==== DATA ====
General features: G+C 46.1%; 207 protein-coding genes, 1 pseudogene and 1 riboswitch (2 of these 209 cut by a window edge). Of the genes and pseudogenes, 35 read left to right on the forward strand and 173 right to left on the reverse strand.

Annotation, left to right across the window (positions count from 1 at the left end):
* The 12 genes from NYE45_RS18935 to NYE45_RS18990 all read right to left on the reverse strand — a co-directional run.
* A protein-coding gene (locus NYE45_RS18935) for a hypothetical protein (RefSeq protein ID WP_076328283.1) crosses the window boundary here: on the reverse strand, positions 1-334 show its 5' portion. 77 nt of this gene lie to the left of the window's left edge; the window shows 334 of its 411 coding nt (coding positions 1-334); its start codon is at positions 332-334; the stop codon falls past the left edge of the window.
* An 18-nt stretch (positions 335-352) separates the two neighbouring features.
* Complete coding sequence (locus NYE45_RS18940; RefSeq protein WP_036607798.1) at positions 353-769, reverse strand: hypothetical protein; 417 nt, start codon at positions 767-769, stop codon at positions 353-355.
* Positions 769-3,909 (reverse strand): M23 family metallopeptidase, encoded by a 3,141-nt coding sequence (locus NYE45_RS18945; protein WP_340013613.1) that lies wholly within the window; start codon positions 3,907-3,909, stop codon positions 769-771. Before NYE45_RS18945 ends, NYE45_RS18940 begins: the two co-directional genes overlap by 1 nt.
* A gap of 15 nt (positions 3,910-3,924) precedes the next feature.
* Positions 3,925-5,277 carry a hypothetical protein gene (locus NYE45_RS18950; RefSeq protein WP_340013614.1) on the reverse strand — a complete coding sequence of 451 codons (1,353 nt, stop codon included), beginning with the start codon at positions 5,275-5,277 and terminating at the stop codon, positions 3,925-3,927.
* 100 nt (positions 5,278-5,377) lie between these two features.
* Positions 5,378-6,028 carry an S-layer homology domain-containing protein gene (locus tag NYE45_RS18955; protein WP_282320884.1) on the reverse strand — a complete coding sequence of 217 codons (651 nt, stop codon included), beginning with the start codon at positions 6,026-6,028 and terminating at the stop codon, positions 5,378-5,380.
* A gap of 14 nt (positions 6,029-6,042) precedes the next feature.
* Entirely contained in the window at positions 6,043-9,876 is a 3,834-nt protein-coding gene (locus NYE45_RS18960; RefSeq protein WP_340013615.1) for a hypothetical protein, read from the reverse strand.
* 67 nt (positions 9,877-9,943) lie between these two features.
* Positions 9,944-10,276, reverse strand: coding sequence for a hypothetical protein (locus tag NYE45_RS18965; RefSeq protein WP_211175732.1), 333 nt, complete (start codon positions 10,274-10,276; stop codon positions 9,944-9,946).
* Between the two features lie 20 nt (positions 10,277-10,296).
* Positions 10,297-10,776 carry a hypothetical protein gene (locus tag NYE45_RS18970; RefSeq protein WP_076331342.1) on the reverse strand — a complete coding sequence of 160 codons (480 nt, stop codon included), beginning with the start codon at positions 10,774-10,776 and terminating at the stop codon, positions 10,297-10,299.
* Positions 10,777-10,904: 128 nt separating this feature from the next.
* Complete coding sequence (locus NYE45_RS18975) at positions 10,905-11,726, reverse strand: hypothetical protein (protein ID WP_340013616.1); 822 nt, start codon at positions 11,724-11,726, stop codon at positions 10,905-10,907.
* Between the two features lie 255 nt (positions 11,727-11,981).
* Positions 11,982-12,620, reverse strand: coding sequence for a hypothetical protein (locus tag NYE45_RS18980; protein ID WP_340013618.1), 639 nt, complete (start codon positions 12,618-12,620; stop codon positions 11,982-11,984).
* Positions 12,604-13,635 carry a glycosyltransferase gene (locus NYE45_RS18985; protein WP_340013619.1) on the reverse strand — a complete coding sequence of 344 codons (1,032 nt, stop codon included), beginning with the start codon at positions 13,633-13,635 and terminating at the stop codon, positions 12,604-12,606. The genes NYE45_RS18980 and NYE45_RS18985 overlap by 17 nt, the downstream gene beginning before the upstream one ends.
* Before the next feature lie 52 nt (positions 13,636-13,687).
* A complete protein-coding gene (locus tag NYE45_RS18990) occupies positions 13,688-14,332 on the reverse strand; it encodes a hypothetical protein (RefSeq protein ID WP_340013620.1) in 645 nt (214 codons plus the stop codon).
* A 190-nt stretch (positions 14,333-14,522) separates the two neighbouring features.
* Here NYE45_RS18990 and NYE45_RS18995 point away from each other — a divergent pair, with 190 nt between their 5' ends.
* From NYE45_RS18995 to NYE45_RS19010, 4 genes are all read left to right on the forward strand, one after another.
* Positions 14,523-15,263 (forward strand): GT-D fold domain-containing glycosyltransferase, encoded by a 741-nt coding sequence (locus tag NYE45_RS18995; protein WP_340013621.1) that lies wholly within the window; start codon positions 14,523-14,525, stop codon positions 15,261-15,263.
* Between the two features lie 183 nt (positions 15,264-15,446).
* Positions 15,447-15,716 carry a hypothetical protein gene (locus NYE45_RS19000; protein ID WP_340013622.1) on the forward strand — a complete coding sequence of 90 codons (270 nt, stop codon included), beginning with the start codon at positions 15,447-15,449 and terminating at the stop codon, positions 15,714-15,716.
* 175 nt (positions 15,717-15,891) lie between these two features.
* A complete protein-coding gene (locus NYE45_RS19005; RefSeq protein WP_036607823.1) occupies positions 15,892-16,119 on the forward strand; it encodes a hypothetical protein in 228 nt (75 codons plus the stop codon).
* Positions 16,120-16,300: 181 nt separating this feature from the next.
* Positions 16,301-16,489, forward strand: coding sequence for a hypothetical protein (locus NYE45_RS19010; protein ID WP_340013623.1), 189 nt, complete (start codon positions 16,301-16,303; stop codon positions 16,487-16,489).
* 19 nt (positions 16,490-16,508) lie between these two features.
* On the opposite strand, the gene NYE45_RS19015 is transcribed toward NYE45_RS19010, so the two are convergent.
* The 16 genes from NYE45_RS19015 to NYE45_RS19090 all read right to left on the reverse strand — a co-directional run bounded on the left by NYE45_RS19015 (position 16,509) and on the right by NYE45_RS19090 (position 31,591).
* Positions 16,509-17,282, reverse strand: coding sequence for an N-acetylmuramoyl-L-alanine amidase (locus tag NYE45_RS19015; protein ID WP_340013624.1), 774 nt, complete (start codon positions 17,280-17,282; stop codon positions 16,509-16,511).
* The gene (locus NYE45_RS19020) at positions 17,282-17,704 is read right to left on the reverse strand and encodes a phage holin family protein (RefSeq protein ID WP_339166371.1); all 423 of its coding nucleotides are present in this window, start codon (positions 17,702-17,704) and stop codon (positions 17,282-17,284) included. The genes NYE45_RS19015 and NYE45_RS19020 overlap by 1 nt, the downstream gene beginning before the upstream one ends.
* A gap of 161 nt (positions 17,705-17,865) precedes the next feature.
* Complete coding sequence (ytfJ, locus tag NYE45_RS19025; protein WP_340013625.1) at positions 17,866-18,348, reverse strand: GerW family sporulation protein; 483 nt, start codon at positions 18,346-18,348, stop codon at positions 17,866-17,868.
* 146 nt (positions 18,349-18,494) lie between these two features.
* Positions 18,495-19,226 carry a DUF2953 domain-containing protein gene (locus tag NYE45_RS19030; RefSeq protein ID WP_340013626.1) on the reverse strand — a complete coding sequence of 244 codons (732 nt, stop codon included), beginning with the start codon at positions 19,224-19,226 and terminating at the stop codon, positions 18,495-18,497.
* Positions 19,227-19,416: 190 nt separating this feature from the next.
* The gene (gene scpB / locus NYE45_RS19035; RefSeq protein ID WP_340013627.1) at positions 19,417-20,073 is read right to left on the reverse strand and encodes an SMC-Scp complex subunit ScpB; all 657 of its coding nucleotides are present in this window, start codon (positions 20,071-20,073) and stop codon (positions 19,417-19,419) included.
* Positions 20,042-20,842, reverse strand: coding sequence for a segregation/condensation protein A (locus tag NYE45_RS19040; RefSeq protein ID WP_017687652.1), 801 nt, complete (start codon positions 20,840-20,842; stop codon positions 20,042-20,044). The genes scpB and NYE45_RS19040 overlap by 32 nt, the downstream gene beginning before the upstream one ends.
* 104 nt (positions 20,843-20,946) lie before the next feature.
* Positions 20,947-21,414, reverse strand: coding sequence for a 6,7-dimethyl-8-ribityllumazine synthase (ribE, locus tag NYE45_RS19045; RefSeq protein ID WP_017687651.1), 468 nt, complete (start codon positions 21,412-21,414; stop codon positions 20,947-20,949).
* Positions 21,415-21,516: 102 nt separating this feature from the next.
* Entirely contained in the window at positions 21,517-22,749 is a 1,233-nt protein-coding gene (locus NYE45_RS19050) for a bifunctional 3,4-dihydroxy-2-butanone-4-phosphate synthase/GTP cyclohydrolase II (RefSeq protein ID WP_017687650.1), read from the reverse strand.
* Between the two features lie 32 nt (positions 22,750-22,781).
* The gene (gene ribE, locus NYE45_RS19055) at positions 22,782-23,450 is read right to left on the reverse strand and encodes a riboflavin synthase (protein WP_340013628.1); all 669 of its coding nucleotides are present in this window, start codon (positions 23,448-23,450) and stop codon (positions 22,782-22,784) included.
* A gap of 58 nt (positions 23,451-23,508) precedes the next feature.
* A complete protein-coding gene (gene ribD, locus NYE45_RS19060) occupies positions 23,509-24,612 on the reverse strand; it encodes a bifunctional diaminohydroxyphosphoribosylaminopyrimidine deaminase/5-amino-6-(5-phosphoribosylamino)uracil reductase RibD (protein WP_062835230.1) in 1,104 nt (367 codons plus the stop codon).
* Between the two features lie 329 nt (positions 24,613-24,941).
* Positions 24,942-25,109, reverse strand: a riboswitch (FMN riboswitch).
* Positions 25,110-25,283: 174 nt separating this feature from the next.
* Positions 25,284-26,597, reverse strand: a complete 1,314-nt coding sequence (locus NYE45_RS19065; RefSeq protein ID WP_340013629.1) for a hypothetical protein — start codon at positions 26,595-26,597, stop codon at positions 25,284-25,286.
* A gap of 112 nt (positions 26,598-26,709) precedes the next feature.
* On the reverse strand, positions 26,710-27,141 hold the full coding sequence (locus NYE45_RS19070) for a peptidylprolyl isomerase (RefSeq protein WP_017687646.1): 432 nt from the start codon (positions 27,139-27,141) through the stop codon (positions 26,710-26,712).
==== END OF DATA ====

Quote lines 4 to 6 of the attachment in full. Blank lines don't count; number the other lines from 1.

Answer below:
* A protein-coding gene (locus NYE45_RS18935) for a hypothetical protein (RefSeq protein ID WP_076328283.1) crosses the window boundary here: on the reverse strand, positions 1-334 show its 5' portion. 77 nt of this gene lie to the left of the window's left edge; the window shows 334 of its 411 coding nt (coding positions 1-334); its start codon is at positions 332-334; the stop codon falls past the left edge of the window.
* An 18-nt stretch (positions 335-352) separates the two neighbouring features.
* Complete coding sequence (locus NYE45_RS18940; RefSeq protein WP_036607798.1) at positions 353-769, reverse strand: hypothetical protein; 417 nt, start codon at positions 767-769, stop codon at positions 353-355.